publishing translations

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publishing translations

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Apr 3, 2007, 8:14am

I translate texts from Russian and Slovene into English. Although I have been interested in literary translation for a long time, I have not published very much. Now I am working on a translation of the poems of E. A. Baratynsky, as well as translations of contemporary Slovene writers. But I am a novice when it comes to publishing. Does anyone have any suggestions about: good places to publish English translations of poems (esp. older writing), good books to read about the practical side of getting literary translations published, good books about the practice of translating (one I can recommend: The Poet's Other Voice). Any suggestions would be much appreciated.

Apr 3, 2007, 10:47am

Many literary journals publish English translations of other langauage poetry. Poetry, Prairie Schooner, etc. There's a good list of journals at the Poets & Writers website.

As for books, there's William Gass's Reading Rilke, though maybe that's too specific.

For publication, you'd just need to send the original with your translations, and I think you'd need the permission of the author or copyright holder of the original poem.

I love Stanley Kunitz's Akhmatova translations.

Apr 6, 2007, 10:34am

Runo, thanks very much for the suggestions and advice. I am very much interested in reading Gass's Rilke book. Another book I found interesting and useful was Honig's The Poet's Other Voice, where he interviews a number of prominent translators.

I am not familiar with Kunitz's Akhmatova. The big problem with translating Akhmatova, and most of the other important Russian poets, is knowing how to handle rhyme and meter, or more generally, the "music" of the poem. Up until very recently, rhyme still had a very honored place in Russian poetry and over the past two centuries, poets had found ways of turning it into an incredibly supple and meaningful instrument (especially, I think Mayakovsky, Pasternak, and above all, Tsvetaeva). Unfortunately, when English translators try to reflect the rhyme of the original, what results either seriously distorts the meaning or shifts the stylistic register of the poem, often making it sound too elevated, or turns the poem into doggerel. Maybe this effect is changing, however, now that rhyme seems to be returning to English poetry.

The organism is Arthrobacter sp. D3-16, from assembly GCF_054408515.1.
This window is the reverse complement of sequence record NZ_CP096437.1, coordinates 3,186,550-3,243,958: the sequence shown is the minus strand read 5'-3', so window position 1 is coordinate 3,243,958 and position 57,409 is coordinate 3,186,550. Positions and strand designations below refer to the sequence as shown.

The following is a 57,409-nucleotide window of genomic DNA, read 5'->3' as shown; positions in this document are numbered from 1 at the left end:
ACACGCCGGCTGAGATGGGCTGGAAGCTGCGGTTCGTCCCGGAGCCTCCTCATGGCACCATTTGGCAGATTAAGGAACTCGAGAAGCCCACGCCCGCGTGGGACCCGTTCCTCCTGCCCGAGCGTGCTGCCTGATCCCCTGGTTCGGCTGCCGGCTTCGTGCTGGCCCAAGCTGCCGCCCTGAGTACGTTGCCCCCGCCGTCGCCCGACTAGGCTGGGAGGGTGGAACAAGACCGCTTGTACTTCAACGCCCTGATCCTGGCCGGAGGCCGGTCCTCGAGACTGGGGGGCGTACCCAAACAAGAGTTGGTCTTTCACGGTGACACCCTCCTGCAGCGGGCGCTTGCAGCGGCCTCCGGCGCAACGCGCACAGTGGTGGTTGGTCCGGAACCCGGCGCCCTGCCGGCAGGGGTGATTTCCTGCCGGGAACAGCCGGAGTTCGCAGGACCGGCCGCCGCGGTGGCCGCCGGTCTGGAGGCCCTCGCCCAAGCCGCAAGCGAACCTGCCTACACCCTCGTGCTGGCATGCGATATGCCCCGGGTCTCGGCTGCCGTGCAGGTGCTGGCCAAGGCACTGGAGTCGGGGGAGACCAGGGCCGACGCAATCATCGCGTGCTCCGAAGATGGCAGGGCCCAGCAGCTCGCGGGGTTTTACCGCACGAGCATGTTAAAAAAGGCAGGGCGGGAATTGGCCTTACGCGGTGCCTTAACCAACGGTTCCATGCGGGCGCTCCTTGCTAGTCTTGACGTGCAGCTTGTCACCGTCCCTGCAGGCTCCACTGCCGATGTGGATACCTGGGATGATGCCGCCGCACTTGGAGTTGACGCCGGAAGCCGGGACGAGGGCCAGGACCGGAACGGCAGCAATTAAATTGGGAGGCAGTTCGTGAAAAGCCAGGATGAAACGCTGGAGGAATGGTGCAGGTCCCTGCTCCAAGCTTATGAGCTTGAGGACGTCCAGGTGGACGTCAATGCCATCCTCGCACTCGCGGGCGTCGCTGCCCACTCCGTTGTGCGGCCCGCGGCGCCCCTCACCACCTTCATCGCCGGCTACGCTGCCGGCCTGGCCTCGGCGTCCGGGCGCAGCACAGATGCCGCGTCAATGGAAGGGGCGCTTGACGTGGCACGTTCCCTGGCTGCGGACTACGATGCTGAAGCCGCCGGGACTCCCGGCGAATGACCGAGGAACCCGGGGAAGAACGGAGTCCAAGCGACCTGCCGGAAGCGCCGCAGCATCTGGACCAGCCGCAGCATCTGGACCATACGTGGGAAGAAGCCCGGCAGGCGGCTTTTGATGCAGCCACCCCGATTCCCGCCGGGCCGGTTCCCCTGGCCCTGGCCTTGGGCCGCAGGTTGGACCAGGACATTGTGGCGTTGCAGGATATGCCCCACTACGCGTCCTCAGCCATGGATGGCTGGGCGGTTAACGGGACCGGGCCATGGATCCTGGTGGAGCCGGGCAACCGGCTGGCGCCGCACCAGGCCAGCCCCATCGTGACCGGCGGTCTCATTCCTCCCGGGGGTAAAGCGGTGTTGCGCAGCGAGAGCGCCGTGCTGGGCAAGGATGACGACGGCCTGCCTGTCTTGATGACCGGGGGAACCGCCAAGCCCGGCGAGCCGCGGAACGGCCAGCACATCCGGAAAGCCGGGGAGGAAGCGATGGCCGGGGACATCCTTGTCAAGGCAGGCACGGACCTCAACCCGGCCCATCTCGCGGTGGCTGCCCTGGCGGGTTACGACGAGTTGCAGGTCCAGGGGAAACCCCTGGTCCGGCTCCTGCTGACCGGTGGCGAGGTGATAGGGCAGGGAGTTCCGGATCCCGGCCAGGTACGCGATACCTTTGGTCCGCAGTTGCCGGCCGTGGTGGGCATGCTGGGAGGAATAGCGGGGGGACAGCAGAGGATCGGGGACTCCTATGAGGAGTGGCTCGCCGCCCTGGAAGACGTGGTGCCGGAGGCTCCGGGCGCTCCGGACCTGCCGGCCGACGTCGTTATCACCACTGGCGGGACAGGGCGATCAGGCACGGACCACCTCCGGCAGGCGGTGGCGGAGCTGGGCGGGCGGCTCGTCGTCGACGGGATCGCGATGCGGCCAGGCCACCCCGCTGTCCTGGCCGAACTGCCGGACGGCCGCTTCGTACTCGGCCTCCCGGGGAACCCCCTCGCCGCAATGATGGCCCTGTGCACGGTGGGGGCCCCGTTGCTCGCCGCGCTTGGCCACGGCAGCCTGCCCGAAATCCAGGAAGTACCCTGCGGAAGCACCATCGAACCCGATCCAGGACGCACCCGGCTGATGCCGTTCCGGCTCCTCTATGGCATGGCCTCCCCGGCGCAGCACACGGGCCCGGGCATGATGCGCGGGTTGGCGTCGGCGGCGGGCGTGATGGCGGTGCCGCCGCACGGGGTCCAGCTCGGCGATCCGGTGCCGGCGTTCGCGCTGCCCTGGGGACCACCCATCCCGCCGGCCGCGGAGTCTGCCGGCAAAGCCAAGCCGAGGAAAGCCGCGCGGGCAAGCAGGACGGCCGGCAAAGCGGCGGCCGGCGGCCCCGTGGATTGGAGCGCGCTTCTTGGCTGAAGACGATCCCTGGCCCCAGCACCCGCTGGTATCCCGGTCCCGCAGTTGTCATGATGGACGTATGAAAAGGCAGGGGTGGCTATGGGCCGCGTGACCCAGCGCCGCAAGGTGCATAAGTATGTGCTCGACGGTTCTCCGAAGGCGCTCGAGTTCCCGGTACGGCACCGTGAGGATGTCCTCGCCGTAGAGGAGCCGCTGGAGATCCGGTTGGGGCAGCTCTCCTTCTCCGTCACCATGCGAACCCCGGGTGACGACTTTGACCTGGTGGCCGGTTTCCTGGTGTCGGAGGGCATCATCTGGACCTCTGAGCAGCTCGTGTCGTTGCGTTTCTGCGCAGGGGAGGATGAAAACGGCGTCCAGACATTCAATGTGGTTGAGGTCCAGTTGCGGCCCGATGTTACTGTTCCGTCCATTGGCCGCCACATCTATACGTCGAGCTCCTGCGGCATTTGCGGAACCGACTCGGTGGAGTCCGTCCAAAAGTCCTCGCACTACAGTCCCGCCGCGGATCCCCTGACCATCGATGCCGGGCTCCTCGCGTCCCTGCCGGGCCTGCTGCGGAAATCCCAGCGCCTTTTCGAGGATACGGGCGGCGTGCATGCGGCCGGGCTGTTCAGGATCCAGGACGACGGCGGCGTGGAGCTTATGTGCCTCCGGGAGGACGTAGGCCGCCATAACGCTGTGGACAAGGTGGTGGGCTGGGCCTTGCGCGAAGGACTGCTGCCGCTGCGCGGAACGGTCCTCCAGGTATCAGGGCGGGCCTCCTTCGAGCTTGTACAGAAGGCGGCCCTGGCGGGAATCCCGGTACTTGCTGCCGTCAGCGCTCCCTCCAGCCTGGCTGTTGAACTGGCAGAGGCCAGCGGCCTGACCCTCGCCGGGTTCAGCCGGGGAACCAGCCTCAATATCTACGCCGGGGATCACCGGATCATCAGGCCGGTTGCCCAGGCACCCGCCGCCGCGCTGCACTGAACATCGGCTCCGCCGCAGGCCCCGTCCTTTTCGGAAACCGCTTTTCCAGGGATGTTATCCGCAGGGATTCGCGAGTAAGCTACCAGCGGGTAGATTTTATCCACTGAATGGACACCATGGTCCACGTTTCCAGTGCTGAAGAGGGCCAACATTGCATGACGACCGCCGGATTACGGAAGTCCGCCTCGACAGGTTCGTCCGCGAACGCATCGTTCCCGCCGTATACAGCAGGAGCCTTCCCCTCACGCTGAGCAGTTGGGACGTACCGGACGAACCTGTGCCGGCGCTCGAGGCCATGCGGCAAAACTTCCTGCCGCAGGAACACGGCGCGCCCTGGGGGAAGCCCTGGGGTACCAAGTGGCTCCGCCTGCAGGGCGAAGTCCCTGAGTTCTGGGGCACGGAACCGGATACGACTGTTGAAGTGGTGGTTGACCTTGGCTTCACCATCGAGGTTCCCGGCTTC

Apr 6, 2007, 8:03pm

Lot's Wife
by Anna Akhmatova
Translated by Max Hayward and Stanley Kunitz

And the just man trailed God's shining agent,
over a black mountain, in his giant track,
while a restless voice kept harrying his woman:
"It's not too late, you can still look back

at the red towers of your native Sodom,
the square where once you sang, the spinning-shed,
at the empty windows set in the tall house
where sons and daughters blessed your marriage-bed."

A single glance: a sudden dart of pain
stitching her eyes before she made a sound . . .
Her body flaked into transparent salt,
and her swift legs rooted to the ground.

Who will grieve for this woman? Does she not seem
too insignificant for our concern?
Yet in my heart I never will deny her,
who suffered death because she chose to turn.

From Poems of Akhmatova, by Anna Akhmatova and translated by Stanley Kunitz and Max Hayward. Published by Little, Brown & Co. © 1973 by Stanley Kunitz and Max Hayward. Granted by permission of Darhansoff & Verrill Literary Agency. All rights reserved.

Apr 8, 2007, 9:55am

#4 Yes, this is a very lovely translation of a marvelous poem. Thanks for sharing it.

I have translated a few poems by Akhmatova, who is probably my favorite poet from that era, but like I said before, I haven't tried to publish anything.

Edited: Apr 8, 2007, 1:52pm

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Apr 8, 2007, 1:51pm

Rolig, I don't know much about publishing except that it's very tough, particularly poetry, and particularly poetry in translation. If I remember correctly, there are a few interconnected problems here: first, major book publishers will rarely touch such a work unless a market and effective marketing is guaranteed (meaning a Nobel Laureate's work etc.) You generally have to publish in magazines. The largest market for English-language work is the US, with the most magazines and so on. American magazines generally prefer either very famous poets or some minor local poets to translated works. You might have some luck with Akhmatova who is a major poet, but don't count on it. And because it's such a small market, there will be a lot of competition too - you'll have to look at the small-but-not-too-small magazines. And the latter, in turn, may not be able to offer you much in return, if anything, should you get published. These are some of the factors I vaguely remember from several years ago when I was trying to publish some (now embarrassing) poetry, and was (thankfully, in retrospect) rejected at a few places. Things might be different now, or I might simply be completely wrong. Why not read a few small but good poetry magazine websites? They often offer helpful advice, or you can get in touch with some of them directly. The publishing situation might be even better in Slovenia or a neighbouring European country than in the US, so you could always try that route too. I know nothing about publishing over there, however. I do wish you a lot of luck, and I'd love to see some of your translations, if that is fine with you.